On April 21, 2020, Thyssenkrupp Materials NA, Inc., and several of its related operating divisions filed a complaint in the U.S. Court of International Trade (CIT) against the United States alleging that the federal government’s administration of Section 232 aluminum and steel duties is unconstitutional. Thyssenkrupp is a Michigan-based importer of aluminum and steel products that has paid additional duties on imports of these articles since President Donald Trump first implemented the tariffs pursuant to Section 232 of the Trade Expansion Act of 1962. On March 8, 2018, Trump issued presidential proclamations imposing an additional 10 percent duty on specific aluminum products and an additional 25 percent duty on certain steel products (see Trump and Trade Update of March 8, 2018). In issuing implementing regulations and instructions for submitting Section 232 exclusion requests, the Department of Commerce (Commerce) stated that “approved exclusions would be made on a product basis and will be limited to the individual or organization that submitted the specific exclusion request” (see Trump and Trade Update of March 16, 2018).
The complaint lists 27 non-exclusive Harmonized Tariff Schedule of the United States (HTSUS) subheadings under which Thyssenkrupp and its operating divisions have imported and paid Section 232 duties on aluminum and steel products corresponding to tariff classifications in exclusions that Commerce has granted to other U.S. parties. The complaint claims that Commerce’s decision to grant exclusions to other parties but to deny Thyssenkrupp relief (even in instances in which it requested no exclusion) “results in an unconstitutional lack of uniformity in the application of tariffs imposed on merchandise in the same HTSUS classification and denies Thyssenkrupp the protection afforded by the Uniformity Clause of Article I, Section 8 of the U.S. Constitution.” The complaint states that the decision to grant exclusions to individual requestors rather than for products based on their HTSUS classification is contrary to the aluminum and steel presidential proclamations and “arbitrary, capricious and not in accordance with law.” Since Thyssenkrupp must pay the additional 10 percent and 25 percent ad valorem duties, the complaint alleges that the company has been placed at a competitive disadvantage with those importers receiving exclusions.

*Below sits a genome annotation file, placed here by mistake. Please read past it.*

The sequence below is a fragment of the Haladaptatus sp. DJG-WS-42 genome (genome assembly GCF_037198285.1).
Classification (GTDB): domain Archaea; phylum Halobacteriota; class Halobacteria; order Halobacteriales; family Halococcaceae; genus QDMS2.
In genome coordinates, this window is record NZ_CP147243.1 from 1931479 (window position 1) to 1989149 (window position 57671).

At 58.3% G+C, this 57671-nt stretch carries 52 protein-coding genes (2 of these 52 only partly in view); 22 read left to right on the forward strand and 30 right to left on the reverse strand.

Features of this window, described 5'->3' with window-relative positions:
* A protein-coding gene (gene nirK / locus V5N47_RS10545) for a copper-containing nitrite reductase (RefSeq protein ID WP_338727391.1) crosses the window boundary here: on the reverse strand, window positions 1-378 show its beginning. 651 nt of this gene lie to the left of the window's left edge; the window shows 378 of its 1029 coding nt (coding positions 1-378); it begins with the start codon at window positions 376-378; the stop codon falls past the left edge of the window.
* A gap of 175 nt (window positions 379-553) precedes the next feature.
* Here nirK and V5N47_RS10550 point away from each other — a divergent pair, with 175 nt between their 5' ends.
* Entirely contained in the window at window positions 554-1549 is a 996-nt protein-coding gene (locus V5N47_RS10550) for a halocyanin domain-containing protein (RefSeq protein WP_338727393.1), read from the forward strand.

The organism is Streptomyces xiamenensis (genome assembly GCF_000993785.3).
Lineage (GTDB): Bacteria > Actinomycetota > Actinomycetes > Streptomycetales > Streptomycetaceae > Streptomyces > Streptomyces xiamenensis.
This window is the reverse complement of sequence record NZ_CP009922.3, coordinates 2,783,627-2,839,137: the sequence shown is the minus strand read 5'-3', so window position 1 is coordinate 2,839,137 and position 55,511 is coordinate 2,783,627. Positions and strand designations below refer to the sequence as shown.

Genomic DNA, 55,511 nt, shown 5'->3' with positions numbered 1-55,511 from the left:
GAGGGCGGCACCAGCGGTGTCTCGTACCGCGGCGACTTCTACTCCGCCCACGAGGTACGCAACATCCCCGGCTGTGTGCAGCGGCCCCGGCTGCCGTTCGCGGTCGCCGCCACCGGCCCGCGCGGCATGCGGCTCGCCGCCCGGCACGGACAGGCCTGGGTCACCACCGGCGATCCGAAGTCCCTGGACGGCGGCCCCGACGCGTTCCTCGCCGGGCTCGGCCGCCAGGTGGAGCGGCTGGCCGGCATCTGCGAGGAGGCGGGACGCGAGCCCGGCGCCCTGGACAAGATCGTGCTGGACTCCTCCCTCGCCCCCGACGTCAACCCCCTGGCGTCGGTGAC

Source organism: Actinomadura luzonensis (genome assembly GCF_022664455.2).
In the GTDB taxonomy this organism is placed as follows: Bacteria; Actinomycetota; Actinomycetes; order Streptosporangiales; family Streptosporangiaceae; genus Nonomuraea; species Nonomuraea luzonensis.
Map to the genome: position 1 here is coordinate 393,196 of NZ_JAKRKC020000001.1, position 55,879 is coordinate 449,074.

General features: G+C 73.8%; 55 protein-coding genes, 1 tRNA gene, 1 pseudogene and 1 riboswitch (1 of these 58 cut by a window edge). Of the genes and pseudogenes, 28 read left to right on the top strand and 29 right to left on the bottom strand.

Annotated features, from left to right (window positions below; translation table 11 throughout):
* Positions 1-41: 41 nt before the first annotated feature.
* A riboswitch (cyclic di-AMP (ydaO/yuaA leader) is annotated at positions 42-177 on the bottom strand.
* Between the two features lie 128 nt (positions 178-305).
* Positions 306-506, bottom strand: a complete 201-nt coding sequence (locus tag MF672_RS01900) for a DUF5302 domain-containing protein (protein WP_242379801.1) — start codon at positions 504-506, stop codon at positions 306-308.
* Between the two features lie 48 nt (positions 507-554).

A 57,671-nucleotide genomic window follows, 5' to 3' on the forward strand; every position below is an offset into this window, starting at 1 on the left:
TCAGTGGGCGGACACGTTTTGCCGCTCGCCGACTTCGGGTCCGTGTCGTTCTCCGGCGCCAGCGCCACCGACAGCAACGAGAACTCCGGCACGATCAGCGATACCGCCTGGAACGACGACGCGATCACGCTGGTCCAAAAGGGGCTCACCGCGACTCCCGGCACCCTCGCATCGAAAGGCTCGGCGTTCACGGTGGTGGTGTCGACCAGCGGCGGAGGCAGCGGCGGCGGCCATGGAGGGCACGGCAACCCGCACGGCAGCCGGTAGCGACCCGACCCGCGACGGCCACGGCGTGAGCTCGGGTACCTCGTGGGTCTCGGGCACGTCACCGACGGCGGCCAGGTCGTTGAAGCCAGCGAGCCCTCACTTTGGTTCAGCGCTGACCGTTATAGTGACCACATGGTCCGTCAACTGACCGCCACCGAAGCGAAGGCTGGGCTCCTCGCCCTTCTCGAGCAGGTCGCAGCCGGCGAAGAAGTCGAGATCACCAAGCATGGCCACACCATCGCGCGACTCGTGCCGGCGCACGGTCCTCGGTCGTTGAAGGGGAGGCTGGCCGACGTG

According to the complaint, the establishment of the exclusion process “produces competitive disadvantages for [Thyssenkrupp] which results in irreparable harm to plaintiff that cannot be remedied by the refund of 232 duties paid and other monetary relief.” Thyssenkrupp concludes by alleging that Section 232 is an unconstitutional delegation of authority from Congress to the executive branch, and that the duties applied to aluminum and steel products under Section 232 are “an unlawful exercise of legislative authority and are void ab initio.” The complaint seeks to have the current requestor-specific Section 232 exclusion process deemed unconstitutional, arbitrary, capricious and an abuse of discretion, and enjoin U.S. Customs and Border Protection from further collection of Section 232 duties.